Oleksandr Usyk lost 10 kg in just one week after Russia invaded Ukraine | Boxing | sport
Anthony Joshua gives insight into his fight with Oleksandr Usyk
Oleksandr Usyk and Anthony Joshua will square off in the ring on Saturday as the two heavyweights battle it out for the WBA, WBO, IBF and IBO titles. The rematch comes 11 months after the pair’s initial clash, which saw Joshua lose by unanimous decision and Usyk take the belts in the Watford-born boxer’s backyard. Now Joshua is looking to regain the titles for the second time in his career as he takes on the undefeated Ukrainian.
Widely regarded as one of the greatest Ukrainian boxers of all time, Usyk gradually rose through the ranks to become one of only three boxers to unify the heavyweight division and become world heavyweight champion.
Usyk, who is also called Sasha, was born in the Crimean town of Simferopol but now lives with his family in Kyiv.
Last April, he was stripped of his Crimean honors after enlisting in the Ukrainian Territorial Army.
Months earlier he had returned to his home country, having traveled to London for a football match, to register with the Kyiv Territorial Defense after Russia carried out a full-scale invasion .
READ MORE: What Anthony Joshua told his team about Oleksandr Usyk rematch
Oleksandr Usyk’s wife has revealed he lost 10kg in just a week after Russia invaded Ukraine.
Usyk will face Anthony Joshua on Saturday.
The boxer was so crushed by the devastating news that Vladimir Putin had led an invasion of Ukraine that he lost 10kg in a week.
Usyk’s wife claimed he dropped a stone and a half in seven days after Putin continued his war against Ukraine on February 24.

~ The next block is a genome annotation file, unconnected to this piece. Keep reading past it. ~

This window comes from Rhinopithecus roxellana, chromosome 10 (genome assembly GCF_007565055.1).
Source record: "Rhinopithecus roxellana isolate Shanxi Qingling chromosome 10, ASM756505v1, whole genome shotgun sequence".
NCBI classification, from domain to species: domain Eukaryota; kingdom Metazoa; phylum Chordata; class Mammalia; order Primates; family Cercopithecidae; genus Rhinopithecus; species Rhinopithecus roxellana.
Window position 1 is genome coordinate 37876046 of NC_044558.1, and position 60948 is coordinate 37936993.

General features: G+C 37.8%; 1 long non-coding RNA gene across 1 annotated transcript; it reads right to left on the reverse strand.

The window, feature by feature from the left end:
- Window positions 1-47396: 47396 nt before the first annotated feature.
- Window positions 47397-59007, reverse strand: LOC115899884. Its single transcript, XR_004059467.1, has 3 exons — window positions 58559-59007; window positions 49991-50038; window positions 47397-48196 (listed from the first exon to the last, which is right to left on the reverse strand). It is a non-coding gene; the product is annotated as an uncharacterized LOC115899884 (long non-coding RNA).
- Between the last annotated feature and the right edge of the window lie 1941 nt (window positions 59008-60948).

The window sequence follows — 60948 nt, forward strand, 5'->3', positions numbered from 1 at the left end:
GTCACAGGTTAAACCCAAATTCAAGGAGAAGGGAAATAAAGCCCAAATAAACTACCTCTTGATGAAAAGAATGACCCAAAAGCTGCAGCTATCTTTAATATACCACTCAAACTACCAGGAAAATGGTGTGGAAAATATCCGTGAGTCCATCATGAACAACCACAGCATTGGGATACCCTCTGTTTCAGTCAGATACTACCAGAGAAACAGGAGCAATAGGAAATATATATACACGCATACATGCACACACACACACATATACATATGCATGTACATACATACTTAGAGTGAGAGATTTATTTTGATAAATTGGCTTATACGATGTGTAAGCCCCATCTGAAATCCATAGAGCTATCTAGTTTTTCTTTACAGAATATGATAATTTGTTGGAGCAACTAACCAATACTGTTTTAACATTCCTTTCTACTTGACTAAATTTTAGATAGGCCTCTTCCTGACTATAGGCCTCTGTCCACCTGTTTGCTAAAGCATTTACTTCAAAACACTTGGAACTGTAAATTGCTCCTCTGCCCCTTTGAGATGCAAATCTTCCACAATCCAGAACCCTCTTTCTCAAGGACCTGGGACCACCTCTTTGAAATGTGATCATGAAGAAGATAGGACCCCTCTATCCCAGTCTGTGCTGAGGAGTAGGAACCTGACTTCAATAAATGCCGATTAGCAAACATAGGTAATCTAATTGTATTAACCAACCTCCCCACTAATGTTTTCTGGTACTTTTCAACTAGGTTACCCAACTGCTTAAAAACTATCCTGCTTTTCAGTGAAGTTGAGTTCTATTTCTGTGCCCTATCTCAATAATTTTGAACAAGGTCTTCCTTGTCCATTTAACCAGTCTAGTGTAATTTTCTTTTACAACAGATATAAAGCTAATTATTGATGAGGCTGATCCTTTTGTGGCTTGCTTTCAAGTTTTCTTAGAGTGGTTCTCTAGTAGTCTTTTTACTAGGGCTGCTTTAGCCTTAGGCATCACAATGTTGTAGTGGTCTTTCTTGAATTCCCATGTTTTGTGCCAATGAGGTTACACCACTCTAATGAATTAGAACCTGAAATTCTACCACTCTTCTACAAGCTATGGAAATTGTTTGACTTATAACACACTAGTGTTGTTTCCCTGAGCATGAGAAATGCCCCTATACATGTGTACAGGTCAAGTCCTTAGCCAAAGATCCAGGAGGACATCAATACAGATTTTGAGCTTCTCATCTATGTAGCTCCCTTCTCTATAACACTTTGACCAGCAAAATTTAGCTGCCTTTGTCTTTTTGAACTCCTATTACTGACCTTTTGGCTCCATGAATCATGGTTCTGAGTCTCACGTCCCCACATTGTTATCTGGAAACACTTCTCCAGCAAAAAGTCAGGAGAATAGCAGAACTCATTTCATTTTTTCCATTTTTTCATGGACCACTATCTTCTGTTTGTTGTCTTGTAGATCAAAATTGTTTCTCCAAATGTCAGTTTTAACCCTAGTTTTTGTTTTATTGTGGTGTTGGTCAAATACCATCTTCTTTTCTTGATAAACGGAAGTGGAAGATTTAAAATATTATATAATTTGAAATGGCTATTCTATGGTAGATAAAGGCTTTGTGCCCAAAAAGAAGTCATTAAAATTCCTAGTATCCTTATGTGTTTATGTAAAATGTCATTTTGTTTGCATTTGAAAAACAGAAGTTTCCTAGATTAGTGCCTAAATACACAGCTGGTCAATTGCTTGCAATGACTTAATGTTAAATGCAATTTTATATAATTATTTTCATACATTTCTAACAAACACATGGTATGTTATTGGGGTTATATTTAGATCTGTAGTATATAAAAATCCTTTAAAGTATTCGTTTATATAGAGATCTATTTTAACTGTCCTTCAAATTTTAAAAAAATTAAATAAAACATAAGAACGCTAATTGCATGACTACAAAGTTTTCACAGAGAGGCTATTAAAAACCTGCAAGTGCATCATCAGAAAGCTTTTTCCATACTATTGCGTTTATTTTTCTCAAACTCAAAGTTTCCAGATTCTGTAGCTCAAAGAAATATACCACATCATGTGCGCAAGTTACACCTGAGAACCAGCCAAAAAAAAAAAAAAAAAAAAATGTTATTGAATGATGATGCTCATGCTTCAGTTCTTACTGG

Kateryna, who has been married to Usyk for almost 13 years, told PravdaTUT: “Sasha lost 10 kilograms in a week of war. He was so horrified, in such shock, he was so torn.
“He saw what I was doing. I said, ‘Sasha, please, people are asking, you have to speak, somehow support.
Mapping of Ukrainian territorial disputes.
“It’s very difficult for him. At first he digested it inside. Well, first of all, let’s be honest, we’ve never been in such a situation before.
“Our whole generation could never have imagined this. There you go, a shock.
“To be honest, he doesn’t really like giving interviews in normal times, in peacetime anyway. Now it’s hard for him, of course, but he’s still on the air, say something .”
She continued: “His position is clear. He has always been for Ukraine, he has always glorified it and will glorify it as long as he has enough health and strength.
“Now he understands how important for him, let’s say, even the next fight.
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Oleksandr Usyk dethroned Anthony Joshua at the Tottenham Hostpur Stadium last September.
“For him, every fight is important, but now when blood is flowing in your country, you want to glorify Ukraine, you want to be proud of it.
“I’m so proud to be from Ukraine, to be Ukrainian! Thank God it happened.
Usyk, 35, put his career on hold to return to his home country and join the Ukrainian army.
He was one of the athletes, including the Ukrainian national football team who took part in World Cup qualifiers abroad, who eventually got special dispensation to leave Ukraine.
The heavyweight was initially training in Poland but was also pictured training in Dubai.
He will return to the ring for the first time since the start of the invasion when he fights Joshua in Jeddah.
Usyk will aim to defend his boxing titles.
Asked about the situation in Ukraine previously, Usyk said: “‘My friends – people close to me – died in the war’, dismissing a suggestion that it would give him extra motivation to beat Joshua again.
He continued: “When so many people are hurting, I have no idea how it can positively influence anything.
“I stayed there for a month: I saw with my own eyes what happened there, rockets flying and fighter jets flying. It’s horrible.
“Every day I was there I was praying and saying, ‘Please God, don’t let anyone try to kill me. Please don’t let anyone shoot me. And s ‘please don’t make me shoot another person.’
“I really didn’t want to leave our country. I didn’t want to leave our town. At one point I went to the hospital where soldiers were injured and being rehabilitated and they asked me to go, to to beat [Joshua] for the country.
“They said, ‘If you go there, you will help our country even more instead of fighting inside Ukraine.'”